Synopses & Reviews
In AD 263, the Roman Empire is close to turmoil, violent uprising threatening to shatter the fragile balance of power. In the north, the tribes are increasingly bold in their raids on the Imperium. Ballista must undertake his most treacherous journey yet. He must face the Heruli -- the Eaters of Flesh, the Wolves of the North -- the most brutal tribe of them all, and try to turn them against one another. As Ballista and his retinue make their journey, someone -- or something -- is hunting them, picking them off one by one, and leaving a trail of mutilated corpses and terror. Ballista is in a strange land, among strange people, but is it possible that the greatest threat may come from within his own circle? Renowned for their skilled blending of action and historical accuracy, Sidebottom's Warrior of Rome novels take the reader from the shouts of the battlefield to the whisperings of the emperor's inner circle. Rich in detail and punctuated by harrowing action, there's no better way to transport yourself back to the days of the Roman Empire.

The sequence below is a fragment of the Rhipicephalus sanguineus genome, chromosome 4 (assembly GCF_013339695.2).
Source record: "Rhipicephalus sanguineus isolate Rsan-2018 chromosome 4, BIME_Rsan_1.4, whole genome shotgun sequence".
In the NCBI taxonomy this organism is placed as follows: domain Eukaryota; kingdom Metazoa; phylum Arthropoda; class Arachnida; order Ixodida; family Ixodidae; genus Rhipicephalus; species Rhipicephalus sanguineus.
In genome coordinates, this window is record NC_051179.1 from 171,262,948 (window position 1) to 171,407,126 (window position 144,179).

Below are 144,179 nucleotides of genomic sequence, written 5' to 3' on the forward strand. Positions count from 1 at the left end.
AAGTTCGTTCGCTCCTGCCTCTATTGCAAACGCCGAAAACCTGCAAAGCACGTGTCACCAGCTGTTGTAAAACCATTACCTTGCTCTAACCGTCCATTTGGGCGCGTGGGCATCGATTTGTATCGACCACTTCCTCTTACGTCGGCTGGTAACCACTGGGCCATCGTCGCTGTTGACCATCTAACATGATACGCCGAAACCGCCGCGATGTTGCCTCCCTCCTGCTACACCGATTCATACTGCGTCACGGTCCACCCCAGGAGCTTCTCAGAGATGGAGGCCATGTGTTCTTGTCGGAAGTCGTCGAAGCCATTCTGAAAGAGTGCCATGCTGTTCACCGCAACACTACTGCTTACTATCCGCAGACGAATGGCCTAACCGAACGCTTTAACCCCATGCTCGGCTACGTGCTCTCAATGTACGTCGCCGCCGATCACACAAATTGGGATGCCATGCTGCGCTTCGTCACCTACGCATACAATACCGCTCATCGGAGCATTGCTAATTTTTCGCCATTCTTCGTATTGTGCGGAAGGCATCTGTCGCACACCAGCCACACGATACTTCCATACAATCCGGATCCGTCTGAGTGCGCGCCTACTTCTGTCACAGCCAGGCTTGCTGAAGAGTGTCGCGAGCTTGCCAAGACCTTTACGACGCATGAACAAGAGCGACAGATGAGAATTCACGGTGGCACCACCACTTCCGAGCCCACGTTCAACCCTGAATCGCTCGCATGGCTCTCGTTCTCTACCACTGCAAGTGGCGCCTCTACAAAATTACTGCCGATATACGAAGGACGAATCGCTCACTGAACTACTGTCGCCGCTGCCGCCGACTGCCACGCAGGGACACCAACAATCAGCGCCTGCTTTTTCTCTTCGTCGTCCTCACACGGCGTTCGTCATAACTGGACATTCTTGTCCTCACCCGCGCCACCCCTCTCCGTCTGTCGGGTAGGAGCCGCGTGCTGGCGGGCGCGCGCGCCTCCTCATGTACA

Praise for the Warrior of Rome series:
"Sidebottom's prose blazes with searing scholarship." --The Times
"Superior . . . fiction, with depth, authenticity and a sense of place." --Times Literary Supplement
"A storming Roman epic with explosive action and knuckle-whitening drama." --The Guardian
In the fifth novel in Harry Sidebottom's acclaimed and bestselling Warrior of Rome historical fiction series, Ballista returns to undertake yet another epic mission -- while the Roman Empire reels in chaos around him.
About the Author
Harry Sidebottom teaches classical history at Oxford, where he is a Fellow of St. Benet's Hall and a lecturer at Lincoln College. He has an international reputation as a scholar, having published widely on ancient warfare, classical art, and the cultural history of the Roman Empire. Blood and Steel is the second book in a major new series, Throne of the Caesars, and follows his acclaimed and bestselling series, Warrior of Rome. He divides his time between Oxford and Newmarket in Suffolk, where he lives with his wife and two sons.